Local documentary rumbles through the history of the Lachute train station
Earlier this month the Municipal Regional Council of Argenteuil officially unveiled a documentary entitled "Gare de Lachute: une épopée formidable" that documented the rise and fall of the Lachute train station and the impact it had on the surrounding community.
Railroads revolutionized industry, helped colonize rural areas and performed a vital role in the history and growth of Canada. But despite the central role they played in communities, many local train stations are disappearing as modern forms of transportation overshadow older ones and urban centres expand, gobbling up little-used space and finding new purposes for them.
In Lachute, one group of historical activists said 'no' to the destruction of its train station, citing the historical and cultural importance of the landmark and demanding that government partners intervene to prevent CN from demolishing the historic red-brick building that was abandoned and left vacant for decades after the last passenger car departed the station in 1981.
When the Lachute Train Station opened in 1870 the region was sparsely populated and spread throughout the region on farms. The arrival of the trains coincided with the growth of textile and paper industries that opened under the banners of Ayers Ltd., a woolen manufacturer that imported wool from as far away as Australia and J.C. Wilson Mills, a pulp and paper factory which still operates today as a division of Cascades Paper.
Within a decade of the arrival of trains, the sparse population had grown to 650 people in Lachute alone and residents were being drawn to settle closer to town, swelling the population to 1,300 residents by 1885.
In 1929, the original train station was replaced with a newer building that served as the primary transportation hub for the city until the closure of passenger rail services in 1981.
Determined to save a building that was designated for demolition, a small group of community historians began a battle with railroad executives and government officials that not only saved the train station, but led to its inclusion as a historic site on May 6, 1992, when the Government of Canada recognized the Lachute train station as a heritage site for its important historical role in the community and its architectural beauty.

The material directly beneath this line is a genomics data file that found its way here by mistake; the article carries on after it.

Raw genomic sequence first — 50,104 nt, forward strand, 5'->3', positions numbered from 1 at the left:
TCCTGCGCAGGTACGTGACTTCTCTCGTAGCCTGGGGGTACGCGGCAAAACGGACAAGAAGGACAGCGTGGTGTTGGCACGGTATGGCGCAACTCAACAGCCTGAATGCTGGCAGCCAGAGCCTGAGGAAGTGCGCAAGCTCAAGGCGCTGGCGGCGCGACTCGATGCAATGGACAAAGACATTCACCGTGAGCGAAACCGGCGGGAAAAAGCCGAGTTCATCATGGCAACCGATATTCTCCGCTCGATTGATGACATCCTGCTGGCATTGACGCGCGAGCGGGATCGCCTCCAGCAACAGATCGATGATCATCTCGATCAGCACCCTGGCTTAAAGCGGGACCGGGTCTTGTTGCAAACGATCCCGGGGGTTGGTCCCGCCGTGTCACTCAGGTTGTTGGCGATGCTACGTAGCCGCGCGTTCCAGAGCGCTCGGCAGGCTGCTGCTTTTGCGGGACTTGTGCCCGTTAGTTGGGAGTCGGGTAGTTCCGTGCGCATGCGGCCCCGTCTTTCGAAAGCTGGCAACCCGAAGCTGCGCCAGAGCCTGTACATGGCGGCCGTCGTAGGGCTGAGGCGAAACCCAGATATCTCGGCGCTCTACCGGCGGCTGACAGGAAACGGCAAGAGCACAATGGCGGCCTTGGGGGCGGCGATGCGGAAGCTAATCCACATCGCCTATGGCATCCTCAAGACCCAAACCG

Ownership of the Lachute train station was transferred to the City of Lachute on February 5, 2007, at which point it was designated a historical monument under the Cultural Property Act. In order to preserve and protect the building, Lachute invested about $225,000 to replace the roof as well as some windows and doors of the train station.
The Quebec Ministry of Culture and Communications funded $100,000 of these repairs.
In 2007, the MRC d'Argenteuil purchased the train station from the City of Lachute for the sum of $1 and began the three-year process of restoring the building to its former beauty, so that it could be reopened as a public building.
Twenty-eight years after its closure and nearly $2 million later, the train station reopened its doors last year as the new home of the Argenteuil Centre for Local Development and Tourism; the Argenteuil Centre for Collective and Adaptive Transport and Ma Santé en Valeur.
Copies of the bilingual documentary on the Lachute Train Station will soon be available for purchase at the MRC d'Argenteuil and the film is also expected to be screened at local schools.
Go to www.thereview.ca to view an English folk-song prepared by Robert Simard and Stephane Arsenault that highlights the arrival of trains in Lachute.